Dangerous Mind

Dangerous Mind – Psychology
Since I’ve chosen to major in psychology, I’ve chosen to do my paper on something that pertains to my major. In this case the mental disorder schizophrenia. Schizophrenia is a severly disabilitating disease that has stricken the lives of almost two million people in the United States alone (Keefe 20). Since this disease is so devastating the majority of people that suffer from it either live on the streets or in mental institutions. In fact, forty percent of the beds in American mental hospitals are occupied by patients with schizophrenia (Hamilton 145). According to Hamilton the overall chances of a person to develop the disease is one in a hundred (145). There are three distinct types of schizophrenia that are diagnosed in today’s society. These are disorganized, catatonic, and paranoid schizophrenia.


Disorganized schizophrenia can start to show signs in early adolescents. These people portray inappropriate behaviors and emotions. For instance they may laugh at something like a close friend dieing or cry on a funny part of a movie. Disorganized schizophrenics also talk in a nonsensical manner. They make up their own language or just talk backwards. Catatonic schizophrenia is set apart from the others because of the persons with it unique catatonic, or motionless, state. These people spend lomg periods of time weeks, months, and occasionally years motionless or in other words “dead to the world” (Hamilton 120). When they do snaqp out of their catatomic state they are extremly hostile and aggressive. Last is paranoid schizophrenia which is characterized by the false beliefs or delusions the person has. For example the thought that the FBI planted a secret microchip in their brain and is controlling them. Alomg with these specific types of schizophrenia are some symptoms that pertain to all schizophrenics.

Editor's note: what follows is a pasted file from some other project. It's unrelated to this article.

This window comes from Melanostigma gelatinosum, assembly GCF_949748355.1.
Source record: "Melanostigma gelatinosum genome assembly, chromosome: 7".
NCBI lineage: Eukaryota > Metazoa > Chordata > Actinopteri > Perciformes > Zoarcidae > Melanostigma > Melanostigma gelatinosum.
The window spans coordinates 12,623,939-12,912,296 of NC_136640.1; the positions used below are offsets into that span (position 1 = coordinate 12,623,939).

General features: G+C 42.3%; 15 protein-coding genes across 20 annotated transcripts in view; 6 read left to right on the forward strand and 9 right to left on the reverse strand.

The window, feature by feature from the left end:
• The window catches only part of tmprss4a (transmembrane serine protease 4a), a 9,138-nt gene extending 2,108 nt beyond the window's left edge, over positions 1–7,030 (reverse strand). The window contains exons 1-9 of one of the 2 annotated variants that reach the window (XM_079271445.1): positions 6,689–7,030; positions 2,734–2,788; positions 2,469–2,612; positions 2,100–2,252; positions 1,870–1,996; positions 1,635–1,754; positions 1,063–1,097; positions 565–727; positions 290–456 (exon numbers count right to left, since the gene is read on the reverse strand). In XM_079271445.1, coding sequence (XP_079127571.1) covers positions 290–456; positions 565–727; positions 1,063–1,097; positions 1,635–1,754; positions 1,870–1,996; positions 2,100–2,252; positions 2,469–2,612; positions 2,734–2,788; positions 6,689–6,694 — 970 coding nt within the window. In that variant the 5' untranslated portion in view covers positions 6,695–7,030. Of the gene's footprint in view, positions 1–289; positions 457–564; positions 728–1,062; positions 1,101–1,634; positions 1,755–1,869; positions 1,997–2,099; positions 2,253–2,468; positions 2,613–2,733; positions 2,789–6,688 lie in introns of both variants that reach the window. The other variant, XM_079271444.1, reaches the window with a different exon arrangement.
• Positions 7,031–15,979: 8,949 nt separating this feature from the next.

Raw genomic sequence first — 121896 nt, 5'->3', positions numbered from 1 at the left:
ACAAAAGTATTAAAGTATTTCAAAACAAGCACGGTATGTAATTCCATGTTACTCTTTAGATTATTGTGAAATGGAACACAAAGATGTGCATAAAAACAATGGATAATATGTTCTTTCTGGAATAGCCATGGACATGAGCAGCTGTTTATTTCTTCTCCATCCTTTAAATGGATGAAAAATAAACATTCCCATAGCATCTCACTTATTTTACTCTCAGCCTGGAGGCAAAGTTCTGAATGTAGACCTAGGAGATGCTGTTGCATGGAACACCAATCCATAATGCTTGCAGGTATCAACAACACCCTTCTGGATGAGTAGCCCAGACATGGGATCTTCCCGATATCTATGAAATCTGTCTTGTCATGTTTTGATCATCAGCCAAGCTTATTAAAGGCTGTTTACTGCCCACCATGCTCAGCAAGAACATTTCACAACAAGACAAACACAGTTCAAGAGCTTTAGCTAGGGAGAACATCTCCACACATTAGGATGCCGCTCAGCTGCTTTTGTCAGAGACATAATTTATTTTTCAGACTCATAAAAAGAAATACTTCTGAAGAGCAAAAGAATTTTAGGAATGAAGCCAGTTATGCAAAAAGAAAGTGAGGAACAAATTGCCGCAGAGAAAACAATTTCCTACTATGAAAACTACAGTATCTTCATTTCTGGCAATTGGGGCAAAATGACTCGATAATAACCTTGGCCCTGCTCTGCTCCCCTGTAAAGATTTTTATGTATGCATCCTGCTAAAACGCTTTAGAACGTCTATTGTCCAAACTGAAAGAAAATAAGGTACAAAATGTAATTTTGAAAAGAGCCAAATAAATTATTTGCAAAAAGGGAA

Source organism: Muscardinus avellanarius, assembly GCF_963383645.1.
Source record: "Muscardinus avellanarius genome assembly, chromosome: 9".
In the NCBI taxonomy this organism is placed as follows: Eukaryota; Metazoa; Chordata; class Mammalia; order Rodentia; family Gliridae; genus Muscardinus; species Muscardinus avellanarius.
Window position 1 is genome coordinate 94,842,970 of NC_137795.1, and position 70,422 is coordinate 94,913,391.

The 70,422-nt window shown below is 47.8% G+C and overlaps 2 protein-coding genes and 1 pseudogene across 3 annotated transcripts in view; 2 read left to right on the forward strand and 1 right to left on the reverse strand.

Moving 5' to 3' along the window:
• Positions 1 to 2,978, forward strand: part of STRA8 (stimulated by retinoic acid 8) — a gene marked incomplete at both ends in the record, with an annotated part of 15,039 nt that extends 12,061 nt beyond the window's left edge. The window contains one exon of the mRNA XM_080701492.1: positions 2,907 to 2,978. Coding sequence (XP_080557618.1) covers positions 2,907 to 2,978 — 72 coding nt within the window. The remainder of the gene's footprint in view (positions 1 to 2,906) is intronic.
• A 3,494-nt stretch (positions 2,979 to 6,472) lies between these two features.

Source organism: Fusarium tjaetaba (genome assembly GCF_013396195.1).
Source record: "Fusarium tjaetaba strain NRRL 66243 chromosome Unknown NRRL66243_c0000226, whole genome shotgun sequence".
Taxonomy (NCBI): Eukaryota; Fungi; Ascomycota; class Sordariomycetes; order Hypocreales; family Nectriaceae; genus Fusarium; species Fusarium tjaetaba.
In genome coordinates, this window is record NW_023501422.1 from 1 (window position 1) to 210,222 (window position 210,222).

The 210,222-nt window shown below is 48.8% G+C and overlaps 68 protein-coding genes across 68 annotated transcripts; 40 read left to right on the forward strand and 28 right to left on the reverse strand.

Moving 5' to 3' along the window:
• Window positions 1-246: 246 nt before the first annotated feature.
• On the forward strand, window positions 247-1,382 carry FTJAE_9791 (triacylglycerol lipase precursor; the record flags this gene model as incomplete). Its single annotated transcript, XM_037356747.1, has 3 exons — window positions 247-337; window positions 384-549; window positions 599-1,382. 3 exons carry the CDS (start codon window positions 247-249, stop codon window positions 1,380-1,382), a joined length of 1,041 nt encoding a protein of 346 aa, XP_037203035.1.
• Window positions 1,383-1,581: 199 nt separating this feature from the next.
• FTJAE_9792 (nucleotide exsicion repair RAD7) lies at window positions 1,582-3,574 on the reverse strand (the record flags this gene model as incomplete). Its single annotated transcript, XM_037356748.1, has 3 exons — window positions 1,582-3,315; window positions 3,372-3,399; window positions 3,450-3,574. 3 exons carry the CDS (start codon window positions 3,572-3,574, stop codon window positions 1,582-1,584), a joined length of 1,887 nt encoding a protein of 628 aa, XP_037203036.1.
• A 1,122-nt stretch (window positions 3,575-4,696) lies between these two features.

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Firstoff, all people diagnosed with schizophrenia have perceptual difficulties, that is, they sufer from hallucinations. A hallucination is a false sensory experience, such as seeing things, hearing things, and even feeling things that aren’t really there. Hallucinatioms have a compelling sense of reality to the persons who suffer from them. Auditory hallucinationsare by far the most common form of hallucinatiom in schizophrenia. They are so characteristic of the disease that a person with true auditory hallucinations should be assumed to have schizophrenia until proven otherwise (Kagn 485). Thought disorders or delusions are also a symptom found in all schizophrenics. These include incoherent speech, quick shifts of ideas from one thing to a totally unrelared one, and off the wall thoughts and ideas. The delusions that all schizophrenics encounter are false or inane beliefs that are believed by the schizophrenic and noone else. The delisions of schoizophrenics go well beyond thinking that their being watched or something. They often are convinced that someone is controlling them by radio, microchip, hypnosis, and so on. For instance a patient of Torrey, named Josh, believes that the FBI planted a small radio into his skull and is controlling him through it, he even went as far as to cut his own scalp with a knife trying to get it out (44). Schizophrenic persons also have severe disturbances in emotion and behavior. This is the most worriesome symptom to family and friends of the patient. It is, because the person with schizophrenia is incapable of feeling any empathy with anyome including themselves. That menas that they are incapable of putting themselves in other peoples places. The side effects can range anywhere from laughing at a sad situation, to public masterbation, even to self mutilation. What makes schizophrenia so hard to understand and frighteming is the faxt that all these symptoms can show up more in one person and less in another. That is also what makes schizophrenia so hard to diagnose.